Somali President Presents Plan to Resolve Differences

President Abdullahi Yusuf told parliament Monday that the prime minister will name a leaner, better qualified Cabinet to resolve differences in the government and prepare it to counter an armed Islamic fundamentalist group's bid to take over the country.

The current Cabinet will be dissolved to allow Prime Minister Ali Mohamed Gedi to nominate new members to a 31-member Cabinet, down from the 42 that has been stipulated in Somalia's transitional charter, Yusuf told parliament in a speech broadcast live on Somali radio stations. He said the new Cabinet would be nominated within seven days.

CountryWatch: Somalia

Yusuf made the announcement following Ethiopian Foreign Minister Seyoum Mesfin's weekend mediation between the leaders of Somalia's weak, U.N.-backed transitional government.

A rift within the government over how to respond to the growing influence of Islamic militants has seen 40 Cabinet and junior ministers resign since July 27.

"This agreement was suggested by the parliament speaker and I and the prime minister agreed with him to end the differences among us which could paralyze the Somali transitional government," Yusuf said in the central Somali town of Baidoa where the government and parliament are based.

As Islamic militants seized the capital and much of southern Somalia in recent months, the transitional government could only watch helplessly. The Islamists have been imposing strict religious courts, raising fears of an emerging Taliban-style regime.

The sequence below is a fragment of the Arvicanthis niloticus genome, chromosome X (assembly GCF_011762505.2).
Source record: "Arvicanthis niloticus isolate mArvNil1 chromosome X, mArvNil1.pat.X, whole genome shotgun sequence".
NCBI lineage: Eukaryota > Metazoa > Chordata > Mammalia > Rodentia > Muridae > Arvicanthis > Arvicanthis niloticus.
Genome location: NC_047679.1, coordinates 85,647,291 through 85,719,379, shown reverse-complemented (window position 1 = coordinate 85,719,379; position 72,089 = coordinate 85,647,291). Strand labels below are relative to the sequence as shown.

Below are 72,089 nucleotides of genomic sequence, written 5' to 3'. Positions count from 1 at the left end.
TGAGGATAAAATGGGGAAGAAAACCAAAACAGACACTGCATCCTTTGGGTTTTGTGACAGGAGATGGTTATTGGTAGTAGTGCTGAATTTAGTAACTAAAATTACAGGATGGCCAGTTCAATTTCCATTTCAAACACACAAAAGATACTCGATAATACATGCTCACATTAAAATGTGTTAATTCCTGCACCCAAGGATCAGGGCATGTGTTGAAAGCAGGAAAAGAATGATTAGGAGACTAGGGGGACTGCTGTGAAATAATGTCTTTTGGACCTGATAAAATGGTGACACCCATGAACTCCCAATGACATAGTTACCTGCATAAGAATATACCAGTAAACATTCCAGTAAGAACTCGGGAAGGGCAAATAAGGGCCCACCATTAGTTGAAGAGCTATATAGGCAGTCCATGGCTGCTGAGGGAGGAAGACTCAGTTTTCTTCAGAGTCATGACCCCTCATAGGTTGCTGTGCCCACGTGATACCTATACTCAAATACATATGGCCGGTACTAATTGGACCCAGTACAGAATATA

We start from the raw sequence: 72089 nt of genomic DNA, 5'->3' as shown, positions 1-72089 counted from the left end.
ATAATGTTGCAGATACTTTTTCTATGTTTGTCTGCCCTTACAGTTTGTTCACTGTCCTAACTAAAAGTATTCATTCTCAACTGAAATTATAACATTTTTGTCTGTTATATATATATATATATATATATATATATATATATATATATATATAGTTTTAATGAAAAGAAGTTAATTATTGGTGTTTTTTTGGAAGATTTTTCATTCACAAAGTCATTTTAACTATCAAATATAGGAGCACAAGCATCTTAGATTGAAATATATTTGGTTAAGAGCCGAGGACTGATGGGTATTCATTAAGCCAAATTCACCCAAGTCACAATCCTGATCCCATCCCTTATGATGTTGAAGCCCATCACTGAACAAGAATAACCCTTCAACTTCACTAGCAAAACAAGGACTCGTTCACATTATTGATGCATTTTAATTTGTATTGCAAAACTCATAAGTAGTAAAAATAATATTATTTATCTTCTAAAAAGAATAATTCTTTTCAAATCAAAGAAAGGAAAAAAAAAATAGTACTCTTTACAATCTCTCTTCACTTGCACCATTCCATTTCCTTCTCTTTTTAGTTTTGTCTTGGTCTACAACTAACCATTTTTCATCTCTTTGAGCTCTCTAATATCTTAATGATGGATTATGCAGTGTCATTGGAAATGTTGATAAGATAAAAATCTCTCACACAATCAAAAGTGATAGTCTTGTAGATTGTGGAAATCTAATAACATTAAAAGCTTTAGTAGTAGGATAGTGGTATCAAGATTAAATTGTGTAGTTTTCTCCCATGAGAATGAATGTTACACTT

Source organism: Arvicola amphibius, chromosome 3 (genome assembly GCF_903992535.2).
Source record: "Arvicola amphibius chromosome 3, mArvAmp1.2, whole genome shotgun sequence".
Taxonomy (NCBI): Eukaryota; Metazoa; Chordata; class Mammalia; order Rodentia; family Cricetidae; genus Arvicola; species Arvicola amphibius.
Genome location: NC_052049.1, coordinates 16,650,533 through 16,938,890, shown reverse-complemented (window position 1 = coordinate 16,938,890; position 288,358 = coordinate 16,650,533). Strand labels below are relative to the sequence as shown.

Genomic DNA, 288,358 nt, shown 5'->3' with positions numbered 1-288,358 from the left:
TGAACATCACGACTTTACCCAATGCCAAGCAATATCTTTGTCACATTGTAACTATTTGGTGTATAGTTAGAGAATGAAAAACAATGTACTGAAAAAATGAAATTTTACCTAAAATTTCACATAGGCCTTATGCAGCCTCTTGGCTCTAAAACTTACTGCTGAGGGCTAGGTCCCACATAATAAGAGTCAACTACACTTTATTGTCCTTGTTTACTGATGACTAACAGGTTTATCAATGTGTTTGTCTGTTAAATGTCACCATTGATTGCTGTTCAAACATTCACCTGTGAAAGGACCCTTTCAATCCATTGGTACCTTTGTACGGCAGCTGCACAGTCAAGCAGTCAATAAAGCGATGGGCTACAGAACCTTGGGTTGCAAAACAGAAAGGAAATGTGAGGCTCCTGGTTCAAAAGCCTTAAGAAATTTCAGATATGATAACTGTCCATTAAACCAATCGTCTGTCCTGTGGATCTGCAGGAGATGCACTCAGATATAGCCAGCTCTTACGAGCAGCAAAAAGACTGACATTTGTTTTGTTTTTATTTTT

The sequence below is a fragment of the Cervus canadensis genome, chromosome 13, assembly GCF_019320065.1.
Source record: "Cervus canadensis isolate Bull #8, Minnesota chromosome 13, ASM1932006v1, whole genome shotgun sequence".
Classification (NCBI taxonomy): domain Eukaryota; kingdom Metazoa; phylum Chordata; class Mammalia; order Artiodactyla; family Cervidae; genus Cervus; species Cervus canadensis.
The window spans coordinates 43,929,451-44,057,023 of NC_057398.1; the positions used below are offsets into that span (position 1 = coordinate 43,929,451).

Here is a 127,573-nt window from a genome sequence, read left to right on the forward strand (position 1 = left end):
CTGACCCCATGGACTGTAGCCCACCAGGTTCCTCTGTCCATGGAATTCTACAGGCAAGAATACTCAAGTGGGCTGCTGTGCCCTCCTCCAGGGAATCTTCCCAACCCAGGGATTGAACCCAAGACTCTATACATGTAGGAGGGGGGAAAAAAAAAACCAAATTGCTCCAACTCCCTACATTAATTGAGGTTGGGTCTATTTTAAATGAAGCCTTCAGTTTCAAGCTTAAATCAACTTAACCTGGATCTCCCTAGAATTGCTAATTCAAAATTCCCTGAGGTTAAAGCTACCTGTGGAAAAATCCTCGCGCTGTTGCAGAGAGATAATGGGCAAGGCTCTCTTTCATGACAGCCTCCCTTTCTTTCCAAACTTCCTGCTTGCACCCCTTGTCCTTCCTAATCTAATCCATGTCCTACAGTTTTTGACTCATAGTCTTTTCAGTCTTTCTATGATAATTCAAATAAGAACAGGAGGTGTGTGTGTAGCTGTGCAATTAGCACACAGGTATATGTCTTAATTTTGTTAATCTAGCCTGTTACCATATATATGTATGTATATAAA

Yusuf and Gedi have been unable to assert their authority beyond Baidoa, 150 miles northwest of the capital, Mogadishu.

"We don't want to just stay in Baidoa. We want to expand our government to other parts of Somalia in the coming few months," Yusuf told legislators.

"Frankly, I want to tell you one thing, the government has failed in its tasks. From now on, I hope the prime minister will appoint a new Cabinet of intellectuals, they should be experienced in running a government and Somali affairs and we should control all of Somalia in the next six months," Yusuf said. "Don't be angry if you will not be a minister because he (Gedi) will only be able to select 31 ministers."

He said that junior ministers will be nominated only for important ministries like defense, foreign affairs and interior affairs.

Yusuf and Gedi had disagreed on how to deal with the rise of Islamic courts. Yusuf has the support of parliament Speaker Sharif Hassan Sheikh Aden.

On July 30, Gedi survived a no-confidence motion because only 126 lawmakers supported it — 13 short of the number required for the motion to pass. Only 88 lawmakers voted to keep Gedi.

Last week, Yusuf said that he wanted a government delegation to go to Khartoum, Sudan on Aug. 1 for Arab League-sponsored talks with the Islamists. But Gedi said that the talks have been postponed to Aug. 17.

The ministers leaving Gedi's government have all cited his lukewarm support for Arab League-sponsored talks as their reason for resigning.

Somalia has not had an effective central government since warlords toppled longtime dictator Mohamed Siad Barre in 1991 and then turned against each other, plunging the country into anarchy.

The United States accuses the Islamists of harboring Al Qaeda leaders responsible for deadly bombings at the U.S. embassies in Kenya and Tanzania in 1998.